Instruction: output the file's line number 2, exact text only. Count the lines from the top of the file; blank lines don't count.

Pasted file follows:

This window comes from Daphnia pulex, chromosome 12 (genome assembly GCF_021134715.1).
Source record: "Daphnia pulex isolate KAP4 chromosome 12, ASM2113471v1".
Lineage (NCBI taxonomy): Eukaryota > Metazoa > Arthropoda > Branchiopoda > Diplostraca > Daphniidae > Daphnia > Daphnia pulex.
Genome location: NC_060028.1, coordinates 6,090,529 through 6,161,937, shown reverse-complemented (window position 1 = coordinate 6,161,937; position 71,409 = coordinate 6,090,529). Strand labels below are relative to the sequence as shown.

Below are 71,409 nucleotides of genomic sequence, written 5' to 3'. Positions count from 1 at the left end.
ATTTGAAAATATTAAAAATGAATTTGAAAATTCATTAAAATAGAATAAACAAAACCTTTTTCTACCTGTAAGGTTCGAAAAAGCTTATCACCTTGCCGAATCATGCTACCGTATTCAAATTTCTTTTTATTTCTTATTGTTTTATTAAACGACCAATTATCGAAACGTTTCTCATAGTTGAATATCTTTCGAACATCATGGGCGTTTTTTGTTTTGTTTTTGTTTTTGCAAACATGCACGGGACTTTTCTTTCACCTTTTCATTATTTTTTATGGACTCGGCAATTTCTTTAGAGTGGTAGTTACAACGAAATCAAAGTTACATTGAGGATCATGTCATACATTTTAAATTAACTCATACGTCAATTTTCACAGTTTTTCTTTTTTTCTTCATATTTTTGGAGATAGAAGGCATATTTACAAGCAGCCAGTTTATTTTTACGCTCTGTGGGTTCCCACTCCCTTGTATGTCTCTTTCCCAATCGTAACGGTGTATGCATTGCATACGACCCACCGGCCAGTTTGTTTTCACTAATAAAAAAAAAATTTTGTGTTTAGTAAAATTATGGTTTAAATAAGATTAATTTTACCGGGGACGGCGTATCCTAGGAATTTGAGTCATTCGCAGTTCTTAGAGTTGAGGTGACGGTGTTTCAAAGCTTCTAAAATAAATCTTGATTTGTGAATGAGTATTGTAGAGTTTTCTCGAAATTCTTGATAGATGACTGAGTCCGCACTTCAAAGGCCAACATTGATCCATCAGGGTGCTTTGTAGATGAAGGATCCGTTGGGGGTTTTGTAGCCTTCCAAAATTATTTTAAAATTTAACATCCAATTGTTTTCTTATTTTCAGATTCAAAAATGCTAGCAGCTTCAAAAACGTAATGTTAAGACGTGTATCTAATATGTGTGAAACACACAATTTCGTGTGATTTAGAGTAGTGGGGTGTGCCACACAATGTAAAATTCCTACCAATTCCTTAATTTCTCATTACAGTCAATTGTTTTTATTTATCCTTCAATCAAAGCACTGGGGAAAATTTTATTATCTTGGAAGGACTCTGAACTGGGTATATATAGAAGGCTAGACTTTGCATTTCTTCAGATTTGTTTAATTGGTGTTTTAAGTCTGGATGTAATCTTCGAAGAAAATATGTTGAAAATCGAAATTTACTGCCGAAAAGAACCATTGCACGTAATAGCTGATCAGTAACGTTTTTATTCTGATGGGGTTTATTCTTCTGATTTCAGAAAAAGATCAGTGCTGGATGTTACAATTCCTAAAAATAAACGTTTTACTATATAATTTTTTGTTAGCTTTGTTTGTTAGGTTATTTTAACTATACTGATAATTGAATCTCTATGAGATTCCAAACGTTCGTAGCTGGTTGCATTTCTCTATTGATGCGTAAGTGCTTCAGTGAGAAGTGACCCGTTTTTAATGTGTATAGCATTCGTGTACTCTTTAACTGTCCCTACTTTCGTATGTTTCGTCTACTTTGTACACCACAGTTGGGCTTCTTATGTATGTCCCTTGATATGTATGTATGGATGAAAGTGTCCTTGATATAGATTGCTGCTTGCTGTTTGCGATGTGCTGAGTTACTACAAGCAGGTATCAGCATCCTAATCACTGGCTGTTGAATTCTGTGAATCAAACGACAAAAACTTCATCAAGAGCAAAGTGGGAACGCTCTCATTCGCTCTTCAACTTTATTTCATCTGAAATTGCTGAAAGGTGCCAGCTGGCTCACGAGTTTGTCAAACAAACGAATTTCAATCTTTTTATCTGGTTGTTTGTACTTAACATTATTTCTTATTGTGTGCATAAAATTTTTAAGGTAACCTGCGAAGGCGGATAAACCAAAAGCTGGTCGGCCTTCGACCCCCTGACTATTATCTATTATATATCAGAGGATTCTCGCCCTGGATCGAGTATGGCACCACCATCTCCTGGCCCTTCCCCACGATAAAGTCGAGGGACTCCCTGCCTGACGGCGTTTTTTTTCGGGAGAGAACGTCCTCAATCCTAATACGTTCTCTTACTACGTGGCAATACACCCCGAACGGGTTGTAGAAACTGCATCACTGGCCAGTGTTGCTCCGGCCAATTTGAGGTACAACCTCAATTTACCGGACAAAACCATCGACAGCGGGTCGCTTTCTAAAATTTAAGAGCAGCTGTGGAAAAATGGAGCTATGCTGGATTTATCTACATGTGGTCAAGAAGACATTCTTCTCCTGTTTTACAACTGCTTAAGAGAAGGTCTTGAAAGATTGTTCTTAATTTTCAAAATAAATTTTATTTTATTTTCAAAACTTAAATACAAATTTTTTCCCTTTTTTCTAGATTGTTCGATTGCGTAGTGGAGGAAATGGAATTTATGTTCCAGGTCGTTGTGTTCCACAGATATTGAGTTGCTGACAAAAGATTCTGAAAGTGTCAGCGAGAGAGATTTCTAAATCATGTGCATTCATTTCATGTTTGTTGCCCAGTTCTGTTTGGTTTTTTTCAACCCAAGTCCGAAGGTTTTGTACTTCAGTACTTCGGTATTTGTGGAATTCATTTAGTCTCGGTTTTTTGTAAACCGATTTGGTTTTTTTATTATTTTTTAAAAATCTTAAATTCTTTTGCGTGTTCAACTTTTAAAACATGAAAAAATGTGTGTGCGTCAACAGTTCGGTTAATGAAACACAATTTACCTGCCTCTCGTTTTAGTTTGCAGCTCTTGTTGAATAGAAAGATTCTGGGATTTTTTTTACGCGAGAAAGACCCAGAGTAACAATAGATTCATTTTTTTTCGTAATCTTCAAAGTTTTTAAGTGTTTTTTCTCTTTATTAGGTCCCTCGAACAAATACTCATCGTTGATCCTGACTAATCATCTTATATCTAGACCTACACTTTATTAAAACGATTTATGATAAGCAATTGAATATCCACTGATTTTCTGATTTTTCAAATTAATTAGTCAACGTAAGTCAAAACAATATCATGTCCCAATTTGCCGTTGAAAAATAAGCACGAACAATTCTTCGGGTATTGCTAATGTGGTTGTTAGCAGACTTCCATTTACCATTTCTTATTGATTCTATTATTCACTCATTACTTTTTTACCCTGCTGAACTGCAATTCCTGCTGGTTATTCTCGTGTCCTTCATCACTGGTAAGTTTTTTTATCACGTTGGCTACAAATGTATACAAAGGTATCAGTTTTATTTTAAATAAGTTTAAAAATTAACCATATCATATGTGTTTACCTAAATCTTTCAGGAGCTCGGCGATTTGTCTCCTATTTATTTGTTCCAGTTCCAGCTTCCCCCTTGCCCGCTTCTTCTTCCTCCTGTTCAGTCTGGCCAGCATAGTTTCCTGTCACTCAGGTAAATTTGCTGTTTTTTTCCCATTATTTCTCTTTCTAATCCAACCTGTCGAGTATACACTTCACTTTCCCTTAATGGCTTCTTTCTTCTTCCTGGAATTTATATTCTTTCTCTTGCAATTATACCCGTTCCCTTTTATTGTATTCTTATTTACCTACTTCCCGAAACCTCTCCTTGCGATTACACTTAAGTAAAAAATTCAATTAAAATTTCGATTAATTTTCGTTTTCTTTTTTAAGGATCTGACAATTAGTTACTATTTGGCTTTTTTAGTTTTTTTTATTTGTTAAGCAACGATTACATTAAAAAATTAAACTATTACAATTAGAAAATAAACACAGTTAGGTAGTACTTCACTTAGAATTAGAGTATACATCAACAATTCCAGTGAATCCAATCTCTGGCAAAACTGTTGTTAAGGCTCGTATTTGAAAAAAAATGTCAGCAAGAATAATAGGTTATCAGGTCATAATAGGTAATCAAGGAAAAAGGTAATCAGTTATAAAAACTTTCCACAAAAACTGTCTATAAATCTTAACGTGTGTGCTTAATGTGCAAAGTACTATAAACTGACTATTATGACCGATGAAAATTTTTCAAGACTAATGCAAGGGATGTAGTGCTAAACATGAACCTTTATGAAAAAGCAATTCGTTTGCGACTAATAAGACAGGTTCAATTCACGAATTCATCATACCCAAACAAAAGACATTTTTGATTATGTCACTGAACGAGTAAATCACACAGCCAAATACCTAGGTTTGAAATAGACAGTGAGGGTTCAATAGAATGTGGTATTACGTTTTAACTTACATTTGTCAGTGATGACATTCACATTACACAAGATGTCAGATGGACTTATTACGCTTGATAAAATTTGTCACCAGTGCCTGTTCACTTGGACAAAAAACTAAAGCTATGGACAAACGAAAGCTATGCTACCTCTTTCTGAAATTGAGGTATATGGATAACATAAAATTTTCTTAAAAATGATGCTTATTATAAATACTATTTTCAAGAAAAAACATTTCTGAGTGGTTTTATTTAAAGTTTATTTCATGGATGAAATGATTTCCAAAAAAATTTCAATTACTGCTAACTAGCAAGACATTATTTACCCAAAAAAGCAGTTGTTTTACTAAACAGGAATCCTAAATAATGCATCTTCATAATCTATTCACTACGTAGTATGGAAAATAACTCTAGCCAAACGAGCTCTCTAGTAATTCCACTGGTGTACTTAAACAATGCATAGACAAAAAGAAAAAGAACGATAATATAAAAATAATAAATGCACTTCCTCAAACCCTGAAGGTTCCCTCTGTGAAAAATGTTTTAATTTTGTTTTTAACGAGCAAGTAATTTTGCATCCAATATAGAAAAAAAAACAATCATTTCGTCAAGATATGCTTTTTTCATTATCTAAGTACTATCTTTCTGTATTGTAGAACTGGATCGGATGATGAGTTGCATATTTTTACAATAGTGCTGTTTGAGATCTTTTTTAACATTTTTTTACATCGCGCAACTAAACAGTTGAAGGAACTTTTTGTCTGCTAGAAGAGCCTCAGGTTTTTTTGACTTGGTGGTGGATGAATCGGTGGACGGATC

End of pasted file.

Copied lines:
Source record: "Daphnia pulex isolate KAP4 chromosome 12, ASM2113471v1".